30 Here Be Dragons
The map shone on the display, a complex grid intersecting star systems across sectors spanning the entire wheel of the galaxy. Federation callouts interwove the galaxy with the claim of history's greatest known civilization; and her search for self-knowledge, just beginning.
It had all changed after the Beta War. The victorious Federation had equipped its fleets with quantum slipstream technology, and had defeated its enemies with swift and final justice. Applied with Federation governance, the heady mixture of technology and enlightened civilization absorbed empires, suns and hearts like nothing the galaxy had ever known before – nor would likely ever know again.
Admiral Harry S.L. Kim of United Galactic Federation Starfleet Command Security turned his attention from the great map to his high view overlooking San Francisco Bay, swathed in an unexpected late afternoon fog. On his desk, a single PADD, the weight of its secured data heavy on his shoulders. To Harry, the small device signaled the Federation's most destructive, most insidious security threat in its history:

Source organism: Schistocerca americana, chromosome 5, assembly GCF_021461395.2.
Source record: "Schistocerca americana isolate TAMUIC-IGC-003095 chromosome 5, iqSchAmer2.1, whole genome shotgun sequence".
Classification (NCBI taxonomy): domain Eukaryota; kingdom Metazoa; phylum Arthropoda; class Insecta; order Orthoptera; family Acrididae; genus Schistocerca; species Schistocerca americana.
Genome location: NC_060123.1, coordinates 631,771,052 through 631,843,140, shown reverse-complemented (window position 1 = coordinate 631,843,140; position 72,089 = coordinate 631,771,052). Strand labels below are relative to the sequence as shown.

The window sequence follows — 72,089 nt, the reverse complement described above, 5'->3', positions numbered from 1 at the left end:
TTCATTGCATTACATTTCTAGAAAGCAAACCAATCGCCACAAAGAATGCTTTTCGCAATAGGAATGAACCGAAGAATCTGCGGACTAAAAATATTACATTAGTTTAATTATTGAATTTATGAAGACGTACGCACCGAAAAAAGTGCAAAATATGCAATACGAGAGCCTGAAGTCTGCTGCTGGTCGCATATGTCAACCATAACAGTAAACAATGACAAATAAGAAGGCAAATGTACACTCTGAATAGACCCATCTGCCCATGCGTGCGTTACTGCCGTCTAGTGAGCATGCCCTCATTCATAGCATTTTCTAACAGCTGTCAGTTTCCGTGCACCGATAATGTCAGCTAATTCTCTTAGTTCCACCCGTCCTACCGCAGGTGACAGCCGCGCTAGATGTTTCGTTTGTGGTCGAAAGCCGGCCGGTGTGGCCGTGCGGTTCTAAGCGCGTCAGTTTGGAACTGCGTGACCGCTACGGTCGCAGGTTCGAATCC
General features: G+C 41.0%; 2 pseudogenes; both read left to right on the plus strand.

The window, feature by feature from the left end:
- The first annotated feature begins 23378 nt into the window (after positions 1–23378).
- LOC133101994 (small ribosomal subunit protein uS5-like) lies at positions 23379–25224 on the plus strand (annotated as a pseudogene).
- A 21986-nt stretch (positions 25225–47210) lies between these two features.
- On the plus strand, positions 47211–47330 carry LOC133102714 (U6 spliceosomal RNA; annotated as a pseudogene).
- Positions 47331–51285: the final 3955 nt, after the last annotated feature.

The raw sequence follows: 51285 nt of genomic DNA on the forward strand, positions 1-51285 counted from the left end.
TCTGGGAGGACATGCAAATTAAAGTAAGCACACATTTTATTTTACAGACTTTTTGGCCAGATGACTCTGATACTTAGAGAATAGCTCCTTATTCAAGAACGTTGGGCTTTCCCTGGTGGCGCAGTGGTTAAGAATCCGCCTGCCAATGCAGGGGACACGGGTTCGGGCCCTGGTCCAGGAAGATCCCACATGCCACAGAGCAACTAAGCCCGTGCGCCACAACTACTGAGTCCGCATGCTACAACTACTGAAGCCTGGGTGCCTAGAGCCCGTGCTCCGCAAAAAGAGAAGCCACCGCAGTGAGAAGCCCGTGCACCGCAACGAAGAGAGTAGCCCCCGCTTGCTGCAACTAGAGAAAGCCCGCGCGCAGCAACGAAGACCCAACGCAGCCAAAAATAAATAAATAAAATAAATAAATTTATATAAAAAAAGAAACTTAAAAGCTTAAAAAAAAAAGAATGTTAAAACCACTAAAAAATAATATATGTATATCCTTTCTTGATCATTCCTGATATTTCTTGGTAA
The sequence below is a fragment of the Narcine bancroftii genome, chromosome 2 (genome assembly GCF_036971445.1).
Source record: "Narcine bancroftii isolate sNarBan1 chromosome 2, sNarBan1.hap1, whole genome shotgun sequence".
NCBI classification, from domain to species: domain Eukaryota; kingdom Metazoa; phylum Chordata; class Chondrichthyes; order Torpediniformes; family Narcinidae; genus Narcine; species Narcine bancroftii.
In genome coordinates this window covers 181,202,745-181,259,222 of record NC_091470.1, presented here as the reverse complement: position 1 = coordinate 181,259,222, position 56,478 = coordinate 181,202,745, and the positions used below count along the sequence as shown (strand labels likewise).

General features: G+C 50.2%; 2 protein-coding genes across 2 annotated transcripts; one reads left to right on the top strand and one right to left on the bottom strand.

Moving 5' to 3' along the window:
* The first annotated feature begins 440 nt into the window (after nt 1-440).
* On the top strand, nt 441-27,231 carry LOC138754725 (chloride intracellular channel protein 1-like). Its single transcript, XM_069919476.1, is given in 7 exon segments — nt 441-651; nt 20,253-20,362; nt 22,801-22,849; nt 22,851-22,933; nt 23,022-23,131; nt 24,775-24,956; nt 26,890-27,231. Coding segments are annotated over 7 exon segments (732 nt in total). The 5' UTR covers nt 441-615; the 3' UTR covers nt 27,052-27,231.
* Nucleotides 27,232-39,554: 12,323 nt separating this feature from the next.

Overt Federation dominance in space and on the ground had long converted its enemies to strategies of undermining from within; silently striking through proxy, stealth propaganda, espionage, and terror. Ferreting them out proved an endless task; in the free society of the United Galactic Federation, some were always free to identify with resistance to convention; how far they took it, impossible to predetermine, was only identifiable after the fact.
In Harry's view of the Federation, freedom relied on diverse community; empowered individuality; and voluntary
responsibility to the greater good. This would always exclude certain individuals, who resisted such as an external imposition of authority; and who, for whatever reason, felt they had no power of choice; or who self-destructed as their only expression of power. And sometimes they just needed to serve their self-interests through the ruthless destruction of others. Militaries, races, politics, economies, laws, lanes, cultures, customs - only the gamepieces changed.
These threats continued to harass and undermine Federation integrity; yet of course rooting them out before they acted had always proven beyond the purview of the Federation Charter, and Starfleet Security. A catch-22 and inherent flaw in Federation policy – yet one which preserved the very freedom afforded by the Charter. The weakness inherent in every strength. Despite this, Harry continued to believe weakness that erred on the side of freedom was far preferable to one which erred on the side of authoritarian rationale, illusory conformity and the trappings of state.